Research Seminar: “Health Interventions, Gender, At-Risk Bodies, and the Danger of Rescue Missions" by Geneviève Rail, PhD


McGill University Department of Family Medicine, 5858 Chemin de la Côte-des-Neiges, Suite 300, Montreal, QC, CA

The McGill Department of Family Medicine presents “Health Interventions, Gender, At-Risk Bodies, and the Danger of Rescue Missions" by Geneviève Rail, Ph.D. 

In this presentation, Dr. Rail will flesh out some research results coming out of three CIHRfunded projects focusing on girls (HPV vaccine discourses), young women (obesity discourses), and older women (breast and gynecological cancer care discourses). She will explore how participants in these studies are hailed by subject positions offered by various biomedical discourses that intersect with dominant discourses of sex, gender, sexuality, race, and individual responsibility for health. I discuss the ways in which such biomedical discourses discipline girls and women to believe they are “at-risk” and, ultimately, to take part in some public health or health care processes supposedly leading to their “rescue,” better health, and full subjectivity. Using a poststructuralist discourse analysis, she investigates how participants appropriate and/or resist discourses, at times alerting us to the dangers of ill-conceived “rescue missions”. She will conclude on the importance of investigating and re-thinking gendered health interventions via an intersectional approach that takes account of girls’ and women’s narratives.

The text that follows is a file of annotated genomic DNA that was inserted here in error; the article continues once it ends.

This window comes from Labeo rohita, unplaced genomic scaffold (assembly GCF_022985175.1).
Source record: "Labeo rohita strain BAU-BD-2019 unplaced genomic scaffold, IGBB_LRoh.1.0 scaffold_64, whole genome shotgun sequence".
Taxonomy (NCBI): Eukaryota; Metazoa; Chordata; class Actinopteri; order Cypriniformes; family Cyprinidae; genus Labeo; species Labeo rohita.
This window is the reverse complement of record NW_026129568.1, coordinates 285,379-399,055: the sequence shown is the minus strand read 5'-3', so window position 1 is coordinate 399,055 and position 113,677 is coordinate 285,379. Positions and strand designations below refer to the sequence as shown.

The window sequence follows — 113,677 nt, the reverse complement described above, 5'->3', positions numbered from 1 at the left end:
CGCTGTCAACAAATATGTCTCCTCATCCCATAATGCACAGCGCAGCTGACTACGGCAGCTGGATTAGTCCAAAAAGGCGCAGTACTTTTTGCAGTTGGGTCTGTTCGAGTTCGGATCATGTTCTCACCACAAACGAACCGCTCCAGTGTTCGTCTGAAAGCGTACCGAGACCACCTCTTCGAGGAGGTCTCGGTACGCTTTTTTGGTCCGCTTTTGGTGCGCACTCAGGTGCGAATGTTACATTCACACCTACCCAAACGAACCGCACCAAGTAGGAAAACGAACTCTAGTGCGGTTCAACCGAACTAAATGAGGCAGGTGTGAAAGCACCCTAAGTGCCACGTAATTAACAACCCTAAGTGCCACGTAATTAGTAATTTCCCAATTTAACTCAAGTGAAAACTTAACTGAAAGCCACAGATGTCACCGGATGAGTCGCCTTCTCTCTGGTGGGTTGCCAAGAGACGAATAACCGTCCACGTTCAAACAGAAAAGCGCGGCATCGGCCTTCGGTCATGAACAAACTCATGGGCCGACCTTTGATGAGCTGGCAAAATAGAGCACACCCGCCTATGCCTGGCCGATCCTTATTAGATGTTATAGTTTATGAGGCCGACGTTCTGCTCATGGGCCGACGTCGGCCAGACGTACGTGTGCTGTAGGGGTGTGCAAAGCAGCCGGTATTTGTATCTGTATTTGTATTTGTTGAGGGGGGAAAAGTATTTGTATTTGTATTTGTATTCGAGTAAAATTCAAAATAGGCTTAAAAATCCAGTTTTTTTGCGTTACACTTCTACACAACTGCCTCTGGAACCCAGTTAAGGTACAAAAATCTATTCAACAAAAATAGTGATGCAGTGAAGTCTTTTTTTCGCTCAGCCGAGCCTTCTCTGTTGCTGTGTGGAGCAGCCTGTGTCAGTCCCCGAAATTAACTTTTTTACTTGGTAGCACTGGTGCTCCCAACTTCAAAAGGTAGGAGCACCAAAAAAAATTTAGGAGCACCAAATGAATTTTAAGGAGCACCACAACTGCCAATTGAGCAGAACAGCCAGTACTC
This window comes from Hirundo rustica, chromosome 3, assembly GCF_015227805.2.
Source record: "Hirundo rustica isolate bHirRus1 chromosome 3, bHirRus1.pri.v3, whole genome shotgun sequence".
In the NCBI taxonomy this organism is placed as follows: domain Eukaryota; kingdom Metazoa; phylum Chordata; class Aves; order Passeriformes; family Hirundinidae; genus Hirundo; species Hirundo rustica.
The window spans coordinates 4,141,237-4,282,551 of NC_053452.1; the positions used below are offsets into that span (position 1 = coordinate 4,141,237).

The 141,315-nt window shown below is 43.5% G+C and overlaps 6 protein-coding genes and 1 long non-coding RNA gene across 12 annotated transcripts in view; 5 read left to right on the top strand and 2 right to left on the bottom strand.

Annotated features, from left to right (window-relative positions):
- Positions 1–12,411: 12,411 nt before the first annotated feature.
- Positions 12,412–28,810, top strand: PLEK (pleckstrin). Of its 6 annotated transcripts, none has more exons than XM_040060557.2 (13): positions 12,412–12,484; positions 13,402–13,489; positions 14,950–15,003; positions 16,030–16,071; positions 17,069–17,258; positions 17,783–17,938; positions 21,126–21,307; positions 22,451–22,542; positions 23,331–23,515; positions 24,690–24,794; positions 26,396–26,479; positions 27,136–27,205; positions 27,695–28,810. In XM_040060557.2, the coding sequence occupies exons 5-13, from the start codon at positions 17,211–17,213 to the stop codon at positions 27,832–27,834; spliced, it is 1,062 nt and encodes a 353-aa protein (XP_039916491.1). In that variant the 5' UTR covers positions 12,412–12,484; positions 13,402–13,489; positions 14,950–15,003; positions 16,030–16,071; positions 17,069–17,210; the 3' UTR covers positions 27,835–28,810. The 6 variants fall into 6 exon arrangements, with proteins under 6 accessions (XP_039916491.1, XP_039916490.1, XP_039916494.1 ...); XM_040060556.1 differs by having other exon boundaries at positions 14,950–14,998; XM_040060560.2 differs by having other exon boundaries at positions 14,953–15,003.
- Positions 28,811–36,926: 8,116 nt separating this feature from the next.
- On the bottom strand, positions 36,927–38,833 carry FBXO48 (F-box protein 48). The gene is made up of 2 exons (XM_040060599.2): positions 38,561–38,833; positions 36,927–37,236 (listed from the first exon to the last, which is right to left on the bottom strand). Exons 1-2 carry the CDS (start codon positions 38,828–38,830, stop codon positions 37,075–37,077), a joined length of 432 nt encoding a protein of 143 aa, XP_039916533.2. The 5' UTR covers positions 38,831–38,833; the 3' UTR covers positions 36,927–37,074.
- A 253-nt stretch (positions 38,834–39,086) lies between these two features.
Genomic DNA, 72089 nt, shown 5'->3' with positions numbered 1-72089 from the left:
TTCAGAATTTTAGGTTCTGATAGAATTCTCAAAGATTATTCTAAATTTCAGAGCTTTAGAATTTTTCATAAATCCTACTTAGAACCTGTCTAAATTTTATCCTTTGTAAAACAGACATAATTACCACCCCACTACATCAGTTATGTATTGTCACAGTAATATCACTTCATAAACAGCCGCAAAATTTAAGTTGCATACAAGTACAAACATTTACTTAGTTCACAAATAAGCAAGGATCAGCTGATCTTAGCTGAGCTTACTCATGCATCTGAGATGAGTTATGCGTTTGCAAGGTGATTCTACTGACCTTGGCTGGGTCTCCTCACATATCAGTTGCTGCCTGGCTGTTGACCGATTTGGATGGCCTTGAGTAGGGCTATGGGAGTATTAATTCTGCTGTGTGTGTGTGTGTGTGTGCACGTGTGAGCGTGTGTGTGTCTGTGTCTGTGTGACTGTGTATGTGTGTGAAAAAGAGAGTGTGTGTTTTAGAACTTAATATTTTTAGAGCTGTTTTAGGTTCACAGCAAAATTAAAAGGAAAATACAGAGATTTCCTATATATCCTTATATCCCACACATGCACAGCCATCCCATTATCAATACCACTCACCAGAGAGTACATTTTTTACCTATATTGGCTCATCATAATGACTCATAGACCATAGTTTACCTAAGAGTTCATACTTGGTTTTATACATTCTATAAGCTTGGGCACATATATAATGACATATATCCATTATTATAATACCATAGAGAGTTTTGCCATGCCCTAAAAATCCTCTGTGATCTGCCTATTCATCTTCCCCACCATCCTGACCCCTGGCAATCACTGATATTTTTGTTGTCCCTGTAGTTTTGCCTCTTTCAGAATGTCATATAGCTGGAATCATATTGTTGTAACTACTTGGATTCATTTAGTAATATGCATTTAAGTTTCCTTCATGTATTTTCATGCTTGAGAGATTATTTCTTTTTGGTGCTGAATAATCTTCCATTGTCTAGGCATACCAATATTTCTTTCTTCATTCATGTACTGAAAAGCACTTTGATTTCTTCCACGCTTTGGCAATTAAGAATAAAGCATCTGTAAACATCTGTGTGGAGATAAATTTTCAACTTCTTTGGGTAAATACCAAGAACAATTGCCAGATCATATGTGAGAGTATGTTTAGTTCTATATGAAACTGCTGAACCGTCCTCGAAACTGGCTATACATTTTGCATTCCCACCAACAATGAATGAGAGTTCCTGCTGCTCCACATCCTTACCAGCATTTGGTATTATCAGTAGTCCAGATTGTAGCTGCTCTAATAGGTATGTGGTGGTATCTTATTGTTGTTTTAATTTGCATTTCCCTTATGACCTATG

Geneviève Rail received her Ph.D. from the University of Illinois at Urbana-Champaign. She has taught courses related to women’s bodies, physical activity and health at the University of Ottawa’s Faculty of Health Sciences from 1991 to 2009. Since 2009, she has been a Professor of Feminist Cultural Studies of Health at the Simone de Beauvoir Institute of Concordia University. Author of over 100 articles or book chapters, she has been a keynote speaker in over 50 national or international conferences. In the last 20 years, she has received funding from SSHRC and CIHR for projects involving women from varying sexuality, race, ethnicity, ability, and socioeconomic milieus. She is interested in the intersection of these women’s identifications with the embodied experiences of health and illness.

There is no parking on site and parking is limited in the area.
Taxis and public transport are advised.

Cannot make the seminar physically, but would like to attend? Please join the webinar here.
(Note: Students from FMED 504 are expected to attend)